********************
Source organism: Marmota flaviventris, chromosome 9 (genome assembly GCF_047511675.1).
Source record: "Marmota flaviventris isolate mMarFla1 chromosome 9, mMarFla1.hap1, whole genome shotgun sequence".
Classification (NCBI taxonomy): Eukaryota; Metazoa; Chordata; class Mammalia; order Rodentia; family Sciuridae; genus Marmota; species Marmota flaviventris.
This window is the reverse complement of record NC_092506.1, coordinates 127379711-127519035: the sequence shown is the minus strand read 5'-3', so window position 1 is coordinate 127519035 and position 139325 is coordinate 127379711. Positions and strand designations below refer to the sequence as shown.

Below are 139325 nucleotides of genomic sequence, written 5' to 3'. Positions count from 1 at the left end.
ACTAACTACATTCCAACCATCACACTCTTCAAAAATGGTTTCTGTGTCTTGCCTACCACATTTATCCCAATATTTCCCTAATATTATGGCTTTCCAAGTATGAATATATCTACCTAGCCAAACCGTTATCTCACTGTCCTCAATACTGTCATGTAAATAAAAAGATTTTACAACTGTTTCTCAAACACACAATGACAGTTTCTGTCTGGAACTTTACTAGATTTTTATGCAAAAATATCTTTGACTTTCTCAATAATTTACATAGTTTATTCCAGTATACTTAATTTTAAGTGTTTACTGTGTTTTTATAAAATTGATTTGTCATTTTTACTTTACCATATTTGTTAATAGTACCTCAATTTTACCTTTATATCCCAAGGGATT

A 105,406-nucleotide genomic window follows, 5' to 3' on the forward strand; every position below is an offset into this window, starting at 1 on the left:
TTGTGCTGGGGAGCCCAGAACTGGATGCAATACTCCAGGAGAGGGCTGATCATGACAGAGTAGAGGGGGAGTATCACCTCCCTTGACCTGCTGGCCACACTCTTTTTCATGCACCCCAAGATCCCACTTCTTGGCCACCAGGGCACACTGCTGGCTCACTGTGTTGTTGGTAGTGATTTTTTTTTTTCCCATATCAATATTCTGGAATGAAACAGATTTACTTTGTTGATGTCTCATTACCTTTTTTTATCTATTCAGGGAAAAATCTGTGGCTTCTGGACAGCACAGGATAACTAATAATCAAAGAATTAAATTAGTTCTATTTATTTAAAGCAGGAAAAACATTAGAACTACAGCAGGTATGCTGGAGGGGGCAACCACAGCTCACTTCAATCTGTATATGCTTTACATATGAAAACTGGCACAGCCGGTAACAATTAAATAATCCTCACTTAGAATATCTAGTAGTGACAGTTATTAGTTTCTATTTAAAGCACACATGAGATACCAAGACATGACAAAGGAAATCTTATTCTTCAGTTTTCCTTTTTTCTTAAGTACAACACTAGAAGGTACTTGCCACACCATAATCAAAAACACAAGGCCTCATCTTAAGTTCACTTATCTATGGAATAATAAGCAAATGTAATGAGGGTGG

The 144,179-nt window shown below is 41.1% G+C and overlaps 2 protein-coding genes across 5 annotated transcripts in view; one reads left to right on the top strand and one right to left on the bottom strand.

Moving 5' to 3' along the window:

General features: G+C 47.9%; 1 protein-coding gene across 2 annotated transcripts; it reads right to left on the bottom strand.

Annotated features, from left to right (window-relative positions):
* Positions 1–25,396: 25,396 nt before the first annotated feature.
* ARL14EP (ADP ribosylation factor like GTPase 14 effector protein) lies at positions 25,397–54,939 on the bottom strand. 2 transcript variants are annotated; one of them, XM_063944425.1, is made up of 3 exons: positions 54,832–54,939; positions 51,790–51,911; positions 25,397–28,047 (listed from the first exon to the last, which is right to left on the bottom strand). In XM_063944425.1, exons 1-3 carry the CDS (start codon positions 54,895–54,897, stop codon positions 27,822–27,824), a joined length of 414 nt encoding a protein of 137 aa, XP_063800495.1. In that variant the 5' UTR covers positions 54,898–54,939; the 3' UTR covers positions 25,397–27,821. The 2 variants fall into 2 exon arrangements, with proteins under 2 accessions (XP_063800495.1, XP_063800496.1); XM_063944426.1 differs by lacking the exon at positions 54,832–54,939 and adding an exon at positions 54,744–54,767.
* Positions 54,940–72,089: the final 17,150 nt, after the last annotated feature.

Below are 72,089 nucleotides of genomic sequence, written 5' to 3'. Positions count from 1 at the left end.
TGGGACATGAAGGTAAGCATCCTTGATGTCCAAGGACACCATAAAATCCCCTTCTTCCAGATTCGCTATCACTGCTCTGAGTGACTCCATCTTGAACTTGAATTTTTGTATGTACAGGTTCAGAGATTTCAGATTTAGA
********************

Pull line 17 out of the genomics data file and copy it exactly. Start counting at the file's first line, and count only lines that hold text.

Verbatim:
TGGGACATGAAGGTAAGCATCCTTGATGTCCAAGGACACCATAAAATCCCCTTCTTCCAGATTCGCTATCACTGCTCTGAGTGACTCCATCTTGAACTTGAATTTTTGTATGTACAGGTTCAGAGATTTCAGATTTAGA